How to survive on a hostile planet; growing potatoes in Mars-like conditions offers clues

By: | Published: April 3, 2017 6:27 AM

It isn't clear yet if actor Matt Damon's character (an astronaut stranded on Mars) in the movie The Martian growing potatoes on the Red Planet inspired a similar experiment here on Earth.

hostile planet, Mars, Matt Damon, Peru's University of Engineering and Technology, NASA, Lake Titicaca, SpaceIt isn’t clear yet if actor Matt Damon’s character (an astronaut stranded on Mars) in the movie The Martian growing potatoes on the Red Planet inspired a similar experiment here on Earth. (Source: Reuters)

It is not often that reel inspires the real. It isn’t clear yet if actor Matt Damon’s character (an astronaut stranded on Mars) in the movie The Martian growing potatoes on the Red Planet inspired a similar experiment here on Earth. But scientists at Peru’s University of Engineering and Technology have grown a potato plant under simulated Mars-like conditions. The scientists, with assistance from the US’s National Aeronautics and Space Administration (Nasa), built a simulator—a Mars-in-a-box, as The Guardian puts it—that had sub-zero temperatures, with air inside concentrated with carbon monoxide and its pressure at levels that are found at very high altitudes (upwards of 6,000 ft). The box also simulated Martian light conditions.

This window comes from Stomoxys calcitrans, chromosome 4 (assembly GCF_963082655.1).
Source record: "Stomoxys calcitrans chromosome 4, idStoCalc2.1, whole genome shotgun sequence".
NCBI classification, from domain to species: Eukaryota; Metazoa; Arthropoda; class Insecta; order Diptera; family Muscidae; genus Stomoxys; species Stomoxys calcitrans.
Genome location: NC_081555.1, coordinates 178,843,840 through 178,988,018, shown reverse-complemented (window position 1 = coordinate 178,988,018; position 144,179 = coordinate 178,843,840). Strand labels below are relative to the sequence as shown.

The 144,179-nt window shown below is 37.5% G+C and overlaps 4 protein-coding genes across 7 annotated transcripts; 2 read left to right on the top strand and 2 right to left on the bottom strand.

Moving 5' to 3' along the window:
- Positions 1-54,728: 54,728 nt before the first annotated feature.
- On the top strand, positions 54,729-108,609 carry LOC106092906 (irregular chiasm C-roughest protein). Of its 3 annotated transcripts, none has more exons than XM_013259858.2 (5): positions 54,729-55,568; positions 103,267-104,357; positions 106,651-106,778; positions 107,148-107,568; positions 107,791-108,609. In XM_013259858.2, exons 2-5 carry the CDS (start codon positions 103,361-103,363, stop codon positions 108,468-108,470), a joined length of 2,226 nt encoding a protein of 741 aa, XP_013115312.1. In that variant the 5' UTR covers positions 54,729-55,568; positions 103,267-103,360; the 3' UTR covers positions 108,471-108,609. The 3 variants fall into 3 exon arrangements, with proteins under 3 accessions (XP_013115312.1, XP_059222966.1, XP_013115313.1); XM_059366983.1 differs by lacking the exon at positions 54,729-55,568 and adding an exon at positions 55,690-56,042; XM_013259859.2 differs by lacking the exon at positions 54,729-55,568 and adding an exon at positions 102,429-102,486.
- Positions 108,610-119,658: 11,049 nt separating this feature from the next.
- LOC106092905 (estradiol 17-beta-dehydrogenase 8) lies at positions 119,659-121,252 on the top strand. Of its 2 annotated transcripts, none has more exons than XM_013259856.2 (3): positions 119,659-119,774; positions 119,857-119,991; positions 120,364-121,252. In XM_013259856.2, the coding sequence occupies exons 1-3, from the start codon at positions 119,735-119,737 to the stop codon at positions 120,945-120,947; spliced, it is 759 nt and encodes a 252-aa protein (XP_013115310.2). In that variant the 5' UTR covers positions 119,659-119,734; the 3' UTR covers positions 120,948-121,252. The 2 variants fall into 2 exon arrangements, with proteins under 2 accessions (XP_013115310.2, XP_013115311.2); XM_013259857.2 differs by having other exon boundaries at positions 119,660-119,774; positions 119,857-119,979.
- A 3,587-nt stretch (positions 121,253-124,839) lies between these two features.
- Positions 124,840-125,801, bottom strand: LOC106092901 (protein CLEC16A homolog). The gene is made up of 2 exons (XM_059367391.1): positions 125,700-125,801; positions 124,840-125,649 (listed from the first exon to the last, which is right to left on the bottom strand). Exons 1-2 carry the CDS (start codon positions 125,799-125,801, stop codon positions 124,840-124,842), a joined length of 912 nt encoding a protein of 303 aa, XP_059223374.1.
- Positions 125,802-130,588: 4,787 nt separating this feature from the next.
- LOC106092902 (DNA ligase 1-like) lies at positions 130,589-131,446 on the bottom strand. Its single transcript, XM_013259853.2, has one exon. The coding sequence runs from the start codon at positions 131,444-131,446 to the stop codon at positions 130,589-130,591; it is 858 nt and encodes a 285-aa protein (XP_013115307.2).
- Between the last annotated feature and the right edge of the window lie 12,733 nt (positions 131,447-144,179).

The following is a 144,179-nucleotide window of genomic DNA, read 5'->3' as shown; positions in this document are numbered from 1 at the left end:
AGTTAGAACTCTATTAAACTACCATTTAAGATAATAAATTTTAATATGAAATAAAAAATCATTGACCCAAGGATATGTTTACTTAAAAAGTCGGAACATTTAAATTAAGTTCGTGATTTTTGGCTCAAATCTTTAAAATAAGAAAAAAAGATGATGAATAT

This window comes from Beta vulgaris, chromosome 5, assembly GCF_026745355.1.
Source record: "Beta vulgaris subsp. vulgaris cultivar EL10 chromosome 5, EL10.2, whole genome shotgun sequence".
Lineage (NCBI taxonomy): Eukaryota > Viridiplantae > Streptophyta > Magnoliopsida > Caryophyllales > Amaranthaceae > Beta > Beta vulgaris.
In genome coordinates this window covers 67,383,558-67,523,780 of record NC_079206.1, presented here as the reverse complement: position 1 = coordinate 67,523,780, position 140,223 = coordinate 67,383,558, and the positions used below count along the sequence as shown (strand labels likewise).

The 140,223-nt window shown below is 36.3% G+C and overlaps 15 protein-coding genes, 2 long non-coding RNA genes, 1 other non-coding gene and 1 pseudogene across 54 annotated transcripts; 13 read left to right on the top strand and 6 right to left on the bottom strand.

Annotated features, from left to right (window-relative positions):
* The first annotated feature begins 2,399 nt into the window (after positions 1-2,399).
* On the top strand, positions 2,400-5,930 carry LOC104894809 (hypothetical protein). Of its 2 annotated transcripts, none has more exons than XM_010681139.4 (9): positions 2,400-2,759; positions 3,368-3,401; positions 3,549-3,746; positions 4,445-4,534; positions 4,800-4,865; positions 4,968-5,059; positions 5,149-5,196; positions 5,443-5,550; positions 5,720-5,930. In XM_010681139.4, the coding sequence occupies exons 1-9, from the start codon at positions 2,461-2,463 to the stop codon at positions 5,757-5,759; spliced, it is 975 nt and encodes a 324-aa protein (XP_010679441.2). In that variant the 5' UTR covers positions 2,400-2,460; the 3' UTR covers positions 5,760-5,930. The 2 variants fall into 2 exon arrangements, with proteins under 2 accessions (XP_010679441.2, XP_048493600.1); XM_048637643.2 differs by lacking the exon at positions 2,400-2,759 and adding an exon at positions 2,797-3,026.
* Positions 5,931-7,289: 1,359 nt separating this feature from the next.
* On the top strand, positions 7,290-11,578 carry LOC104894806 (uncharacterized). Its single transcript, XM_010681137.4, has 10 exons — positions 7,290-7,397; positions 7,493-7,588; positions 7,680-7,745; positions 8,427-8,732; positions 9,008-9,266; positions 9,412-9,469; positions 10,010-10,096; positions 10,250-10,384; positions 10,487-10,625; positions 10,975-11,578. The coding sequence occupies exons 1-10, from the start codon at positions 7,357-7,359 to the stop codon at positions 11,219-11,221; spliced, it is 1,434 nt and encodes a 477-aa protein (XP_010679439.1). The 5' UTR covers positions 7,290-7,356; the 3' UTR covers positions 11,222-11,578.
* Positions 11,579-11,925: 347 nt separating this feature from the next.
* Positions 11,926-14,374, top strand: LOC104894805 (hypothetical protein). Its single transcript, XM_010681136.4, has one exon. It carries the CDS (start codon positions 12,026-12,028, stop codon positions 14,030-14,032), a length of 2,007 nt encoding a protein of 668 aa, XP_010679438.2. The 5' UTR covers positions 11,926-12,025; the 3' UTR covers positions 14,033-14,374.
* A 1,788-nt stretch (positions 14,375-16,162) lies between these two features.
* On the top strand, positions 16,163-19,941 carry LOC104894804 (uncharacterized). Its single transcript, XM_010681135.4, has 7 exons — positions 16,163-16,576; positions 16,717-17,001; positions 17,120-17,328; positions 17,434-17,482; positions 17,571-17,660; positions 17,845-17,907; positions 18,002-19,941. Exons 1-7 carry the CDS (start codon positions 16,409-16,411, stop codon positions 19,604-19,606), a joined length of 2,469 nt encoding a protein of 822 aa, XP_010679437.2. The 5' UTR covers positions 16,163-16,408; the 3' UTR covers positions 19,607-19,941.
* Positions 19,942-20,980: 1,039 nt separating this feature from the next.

Peru was where the potato was first domesticated—near Lake Titicaca that lies on its border with Bolivia, high up in the Andes. The scientists sourced the soil—700 kg of it—from Pampas de la Joya, a barren, arid (receiving less than a milimetre of rainfall annually) place in the south of the country. The soil is much like Mars’s highly saline soil. Sixty-five varieties were planted in the soil of which just four sprouted. The one that survived is a variety that is known as, aptly, Unique. What is also interesting is that potatoes have survived very harsh conditions. While scientists have hailed the study of thresholds of survival, the real import of the study is just as much about growing crops on Mars—which could be a reality if mankind were to colonise the planet some day—as it is about testing crops for harsh growing conditions on Earth itself.

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With rapid climate change, the hardiest varieties need to be identified and trials must be conducted to understand their survival capacity. The potato study will help mankind understand how life can get by on a barren, hostile planet—which could well be the future of Earth if the ilk of climate change deniers in power swells.

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